I decided to blow a huge part of my budget on a trip to the Galapagos. I knew what I was in for – compared to the rest of South America, the Galapagos is REALLY expensive. When you are given a once-in-a-lifetime opportunity, however, you should probably take it. You can always find more money later (that’s the best philosophy when traveling, in my opinion!)
I did want to be a little frugal on my trip, because I still needed to get to Peru, and I really didn’t have that much money left. So, I did a little research, and got a little help from my volunteer country coordinator. She took it upon herself to book my plane ticket, which I was not so pleased with, as I have an ISIC card (or did, until my wallet got stolen later that month) and could have saved $75 bucks booking myself. There are only two airlines that operate flights to the Galapagos, so unless you are an Ecuadorian citizen or have an ISIC card (and go directly to the airline offices), you won’t find that much difference in price. It will probably be about $350.
Now, cruises are the most popular way of seeing the islands. This makes sense…because they are islands and therefore not very easy to get to. Unfortunately, they are very expensive and the quality is all over the board. I decided that I would do a more unconventional visit and stay on individual islands. I got hooked up with affordable housing with meals included (about $20 a night with 3 meals a day) because of my volunteer connections. All I had left to pay for were day tours to other islands – which usually run between $50-150, depending on where you are going.
The first 4 days I stayed in Puerto Ayora, Santa Cruz, the capital of the Galapagos. This town is bustling with touristy restaurants and about 200 Galapagos gift shops. You must stop at this island, mostly because the majority of flights go here, but it is also the headquarters of the Galapagos. You can organize any tour you want, try to snag a last minute reduced spot on a boat, and most importantly, see Lonesome George, the 100-year-old tortoise who is the last of a Pinta Island species and the rarest creature on earth.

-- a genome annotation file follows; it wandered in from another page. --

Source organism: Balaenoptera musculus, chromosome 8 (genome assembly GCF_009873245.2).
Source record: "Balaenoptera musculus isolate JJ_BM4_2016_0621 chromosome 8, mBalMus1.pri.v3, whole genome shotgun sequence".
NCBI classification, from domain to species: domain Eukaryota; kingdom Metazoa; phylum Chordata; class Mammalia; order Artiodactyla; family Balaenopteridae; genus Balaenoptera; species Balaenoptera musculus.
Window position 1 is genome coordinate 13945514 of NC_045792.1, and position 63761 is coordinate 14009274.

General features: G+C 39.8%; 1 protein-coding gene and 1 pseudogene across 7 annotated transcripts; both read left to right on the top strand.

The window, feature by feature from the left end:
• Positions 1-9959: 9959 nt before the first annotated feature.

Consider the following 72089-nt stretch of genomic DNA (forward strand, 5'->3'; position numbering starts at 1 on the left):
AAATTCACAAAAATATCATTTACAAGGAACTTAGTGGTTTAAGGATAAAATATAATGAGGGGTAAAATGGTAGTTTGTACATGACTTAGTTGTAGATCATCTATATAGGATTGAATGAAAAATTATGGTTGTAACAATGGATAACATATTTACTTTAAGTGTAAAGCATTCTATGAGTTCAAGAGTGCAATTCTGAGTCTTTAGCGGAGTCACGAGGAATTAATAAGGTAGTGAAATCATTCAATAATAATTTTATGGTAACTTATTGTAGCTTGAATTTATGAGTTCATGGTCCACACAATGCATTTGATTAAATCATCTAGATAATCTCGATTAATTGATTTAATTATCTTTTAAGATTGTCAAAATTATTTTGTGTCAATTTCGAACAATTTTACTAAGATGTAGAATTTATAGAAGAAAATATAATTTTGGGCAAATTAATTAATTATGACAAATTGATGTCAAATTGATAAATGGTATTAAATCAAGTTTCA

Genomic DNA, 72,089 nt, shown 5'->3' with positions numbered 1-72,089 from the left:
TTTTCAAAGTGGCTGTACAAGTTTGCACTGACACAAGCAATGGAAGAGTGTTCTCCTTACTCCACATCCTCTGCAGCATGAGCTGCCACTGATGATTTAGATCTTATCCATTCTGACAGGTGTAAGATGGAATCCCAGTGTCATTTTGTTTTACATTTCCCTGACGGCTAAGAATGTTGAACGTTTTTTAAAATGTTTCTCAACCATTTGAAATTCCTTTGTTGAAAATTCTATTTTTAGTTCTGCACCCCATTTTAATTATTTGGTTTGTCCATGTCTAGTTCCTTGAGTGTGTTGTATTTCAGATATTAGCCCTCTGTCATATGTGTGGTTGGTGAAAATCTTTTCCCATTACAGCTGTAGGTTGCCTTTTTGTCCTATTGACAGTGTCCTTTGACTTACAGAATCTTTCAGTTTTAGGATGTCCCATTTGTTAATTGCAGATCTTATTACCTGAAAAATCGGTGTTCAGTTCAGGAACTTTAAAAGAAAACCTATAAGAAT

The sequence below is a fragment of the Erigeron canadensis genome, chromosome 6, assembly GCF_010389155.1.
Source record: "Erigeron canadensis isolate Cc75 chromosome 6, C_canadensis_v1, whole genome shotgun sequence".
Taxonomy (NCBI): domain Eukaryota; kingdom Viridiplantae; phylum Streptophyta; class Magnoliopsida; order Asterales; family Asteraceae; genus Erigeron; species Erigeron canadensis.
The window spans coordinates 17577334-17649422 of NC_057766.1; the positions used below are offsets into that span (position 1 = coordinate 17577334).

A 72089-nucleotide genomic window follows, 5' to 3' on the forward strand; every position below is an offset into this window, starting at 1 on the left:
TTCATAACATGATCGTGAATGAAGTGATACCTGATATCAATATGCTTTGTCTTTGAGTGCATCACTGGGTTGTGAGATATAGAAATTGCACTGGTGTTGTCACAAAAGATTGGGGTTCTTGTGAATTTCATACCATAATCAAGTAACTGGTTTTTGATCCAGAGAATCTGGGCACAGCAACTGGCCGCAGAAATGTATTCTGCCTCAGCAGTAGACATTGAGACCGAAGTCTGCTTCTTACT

From Santa Cruz I took a day trip to Bartholemew Island, an island that looks more like a moonscape with streaks of red, orange, black, and green volcanic formations, and the occasional cactus. You see thousands of Sally Lightfoot Crabs and an occasional marine iguana, until you reach the small beach. There are a few sea lions sunbathing, a couple reef sharks swimming by the shore, and some penguins whizzing through the water. It’s a great island to do a day trip to, as you can pretty much see almost every amazing species of the Galapagos in one trip.
I spent the rest of my trip relaxing on Isla Isabela. Staying with a great host family, I enjoyed my time wandering around town, lounging with the giant iguanas, and enjoying a hot shower with good water pressure. I snorkeled in La Perla with sea turtles, sunbathed with sea lions, hiked volcanoes, and swam through water channels with hundreds of reef sharks. I spent a week here, which is completely unnecessary. Most tours do a one to two night stay, complete with all the volcano tour and shark swimming tour. However, I enjoyed the lazy approach to the Galapagos and the ability to really get a feel of what it was like to live on the islands. I ate incredibly fresh seafood grill and ceviche, enjoyed overpriced Coca-Cola, and got to catch up with my family and friends.
The beauty and wildlife of the Galapagos is unparalleled. Boat tours are a great way to experience this, but I was lucky enough to experience the friendliness of Galapagians as well.